For an old-school toy, the manufacturing process of LEGO bricks is extremely sophisticated. To achieve the correct fit between the studs and the holes of two bricks – so that they can be clicked together and pulled apart with just the right amount of effort – a maximum tolerance of 0.001 mm is allowed during production. Even with this high standard to reach, only 0.0018% of all bricks are defective. And the few that are defective, of course, are recycled back into ones that aren’t.

LEGO photograph by fdecomite

The Slow Creep of Monsters

Monsters are a part of our psychological life. In childhood we are afraid of them and as adults we turn our enemies into them (axis of evil, anyone?). Recently, Spike Jonze took on the monsters of childhood in his film Where the Wild Thing Are, based on the North American classic by Maurice Sendack. Although the monsters in the book are initially fearsome, Sendack empowers his little readers when the protagonist Max stares bravely into their yellow eyes, conquers them and becomes the king of the Wild Things.

During the last decade or so, our perception of monsters has gradually shifted. Instead of being something to fear or kill, they are also, in some cases, something we covet, that we want to become. The Twilight Series is a good example of this (though it’s preceded by the Anne Rice Vampire Chronicles, Angel from Buffy and others). Vampires, which are traditionally regarded as disgusting, rotting, flesh-eating villains, are now the dream date of young girls world wide. Instead of seeing them as monsters, cloaked in the bodies of beautiful boys and girls, we see them as not so bad; just a little bit misunderstood.

In a recent book published by Oxford University Press, Stephen Asma examines our history with monsters, chronicling the encounters that have happened across recorded history and delving into their psychology – why we create them and what purpose they serve:

Monsters embody our deepest anxieties and vulnerabilities, Asma argues, but they also symbolize the mysterious and incoherent territory just beyond the safe enclosures of rational thought. Exploring philosophical treatises, theological tracts, newspapers, pamphlets, films, scientific notebooks, and novels, Asma unpacks traditional monster stories for the clues they offer about the inner logic of an era’s fears and fascinations. In doing so, he illuminates the many ways monsters have become repositories for those human qualities that must be repudiated, externalized, and defeated. (source)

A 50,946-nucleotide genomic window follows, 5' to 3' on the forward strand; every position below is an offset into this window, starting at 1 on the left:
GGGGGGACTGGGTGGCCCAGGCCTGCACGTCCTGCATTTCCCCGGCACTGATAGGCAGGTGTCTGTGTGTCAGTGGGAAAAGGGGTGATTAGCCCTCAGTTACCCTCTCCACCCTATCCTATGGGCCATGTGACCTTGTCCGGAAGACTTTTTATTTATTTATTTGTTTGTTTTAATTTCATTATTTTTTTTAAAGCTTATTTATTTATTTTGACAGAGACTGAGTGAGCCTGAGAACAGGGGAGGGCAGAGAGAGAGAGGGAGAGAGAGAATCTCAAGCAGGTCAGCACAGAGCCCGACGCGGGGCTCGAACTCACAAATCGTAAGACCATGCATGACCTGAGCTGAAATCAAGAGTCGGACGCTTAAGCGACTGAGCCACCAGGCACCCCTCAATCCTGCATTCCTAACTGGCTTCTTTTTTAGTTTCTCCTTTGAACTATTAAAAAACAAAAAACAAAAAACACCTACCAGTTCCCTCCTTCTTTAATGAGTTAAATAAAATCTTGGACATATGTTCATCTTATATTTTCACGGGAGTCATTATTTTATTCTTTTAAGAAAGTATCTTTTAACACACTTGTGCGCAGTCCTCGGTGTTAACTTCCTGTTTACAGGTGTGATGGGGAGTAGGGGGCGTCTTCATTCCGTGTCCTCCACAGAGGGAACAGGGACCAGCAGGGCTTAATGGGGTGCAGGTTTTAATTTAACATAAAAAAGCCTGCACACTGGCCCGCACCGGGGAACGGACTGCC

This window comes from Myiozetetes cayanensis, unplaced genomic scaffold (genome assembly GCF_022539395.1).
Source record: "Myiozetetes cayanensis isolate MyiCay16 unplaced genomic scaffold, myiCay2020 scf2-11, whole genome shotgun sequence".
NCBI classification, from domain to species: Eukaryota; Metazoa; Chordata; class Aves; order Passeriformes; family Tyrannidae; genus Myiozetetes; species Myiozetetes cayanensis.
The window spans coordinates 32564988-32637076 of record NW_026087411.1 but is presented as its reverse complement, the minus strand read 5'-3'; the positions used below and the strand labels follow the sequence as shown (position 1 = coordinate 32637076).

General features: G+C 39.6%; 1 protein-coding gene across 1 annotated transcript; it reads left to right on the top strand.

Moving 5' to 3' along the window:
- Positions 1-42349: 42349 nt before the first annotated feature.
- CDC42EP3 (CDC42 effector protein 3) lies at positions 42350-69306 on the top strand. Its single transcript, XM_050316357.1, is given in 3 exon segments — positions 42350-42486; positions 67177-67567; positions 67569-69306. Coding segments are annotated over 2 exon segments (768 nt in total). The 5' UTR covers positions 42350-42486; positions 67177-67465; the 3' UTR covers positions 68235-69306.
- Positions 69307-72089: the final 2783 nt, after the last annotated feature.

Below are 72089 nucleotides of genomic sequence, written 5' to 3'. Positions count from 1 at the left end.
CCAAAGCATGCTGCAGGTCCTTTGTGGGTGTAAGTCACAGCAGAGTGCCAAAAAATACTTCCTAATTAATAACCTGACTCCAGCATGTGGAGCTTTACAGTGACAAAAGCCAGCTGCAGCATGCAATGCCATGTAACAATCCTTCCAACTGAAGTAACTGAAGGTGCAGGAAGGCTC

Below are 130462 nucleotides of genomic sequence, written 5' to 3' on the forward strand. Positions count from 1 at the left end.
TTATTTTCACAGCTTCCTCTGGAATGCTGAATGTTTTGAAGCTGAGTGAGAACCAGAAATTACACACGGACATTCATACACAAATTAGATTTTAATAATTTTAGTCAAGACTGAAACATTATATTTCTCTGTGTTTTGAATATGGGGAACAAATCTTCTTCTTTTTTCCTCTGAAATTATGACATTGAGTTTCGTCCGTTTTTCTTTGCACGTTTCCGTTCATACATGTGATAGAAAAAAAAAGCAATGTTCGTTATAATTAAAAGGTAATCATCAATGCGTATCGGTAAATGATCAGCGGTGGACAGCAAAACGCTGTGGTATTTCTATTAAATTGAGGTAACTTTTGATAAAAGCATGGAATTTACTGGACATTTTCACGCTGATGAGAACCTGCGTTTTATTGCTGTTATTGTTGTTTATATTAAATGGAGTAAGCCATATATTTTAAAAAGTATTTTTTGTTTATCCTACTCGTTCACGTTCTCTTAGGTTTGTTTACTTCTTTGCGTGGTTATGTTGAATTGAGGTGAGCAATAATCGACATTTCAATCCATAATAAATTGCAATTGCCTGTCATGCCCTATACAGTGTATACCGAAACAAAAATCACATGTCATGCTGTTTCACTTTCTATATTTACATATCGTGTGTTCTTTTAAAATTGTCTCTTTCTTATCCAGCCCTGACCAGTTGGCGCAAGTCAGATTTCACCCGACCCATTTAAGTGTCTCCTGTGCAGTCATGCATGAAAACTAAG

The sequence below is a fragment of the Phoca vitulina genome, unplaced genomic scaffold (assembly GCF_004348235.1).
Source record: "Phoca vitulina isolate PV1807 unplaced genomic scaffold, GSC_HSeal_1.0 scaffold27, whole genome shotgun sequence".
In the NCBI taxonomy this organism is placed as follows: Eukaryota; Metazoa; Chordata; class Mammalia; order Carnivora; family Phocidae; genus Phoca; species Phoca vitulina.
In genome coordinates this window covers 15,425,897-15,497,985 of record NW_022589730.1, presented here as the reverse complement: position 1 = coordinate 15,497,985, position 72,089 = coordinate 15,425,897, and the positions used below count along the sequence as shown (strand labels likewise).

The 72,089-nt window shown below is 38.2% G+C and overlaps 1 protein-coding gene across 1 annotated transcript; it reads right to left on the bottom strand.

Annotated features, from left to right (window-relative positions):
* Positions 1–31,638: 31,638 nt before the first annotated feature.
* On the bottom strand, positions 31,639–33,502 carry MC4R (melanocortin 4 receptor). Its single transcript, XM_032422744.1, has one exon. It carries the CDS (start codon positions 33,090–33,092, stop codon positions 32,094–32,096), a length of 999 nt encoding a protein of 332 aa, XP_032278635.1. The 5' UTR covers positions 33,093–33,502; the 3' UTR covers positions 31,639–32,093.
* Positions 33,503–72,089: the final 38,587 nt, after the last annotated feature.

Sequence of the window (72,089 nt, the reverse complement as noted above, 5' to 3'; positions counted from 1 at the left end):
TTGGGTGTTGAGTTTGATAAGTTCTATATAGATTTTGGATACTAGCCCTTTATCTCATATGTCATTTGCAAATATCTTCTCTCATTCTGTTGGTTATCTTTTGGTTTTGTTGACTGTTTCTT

I would love to know how the world’s love affair with Twilight fits into this psychology.

The Impossible Project: Bringing Back Polaroid

Typical Components in Instant Film

Like many things designed for consumer simplicity, the Polaroid Instant Film is a fairly complex piece of technology, with about 20 individual components in each pack.

Production of this complex technology ceased in 2008, but with the recent resurgence of analog photography, The Impossible Project purchased one of the Dutch factories and are now aiming to streamline the manufacturing process to produce a new, hi-tech Instant Film. You may have already heard of the project with the recent release of the final batch of old film through Urban Outfitters.

The team are using the power of the internet to aid their quest, asking for public answers to their difficult problems, such as the fifth of their seven big challenges:

We urgently need Latex that can easily be coated on gelatin base. Thickness of the dried layer is about 2 micron. The developer used in instant film is a viscous solution, containing 2N alkaline.

The team say they have exactly 12 months to complete their mission, and from the look of the countdown clock on the website, the time runs out at the end of 2009.

Polaroid Instant Film illustration copyright The Impossible Project.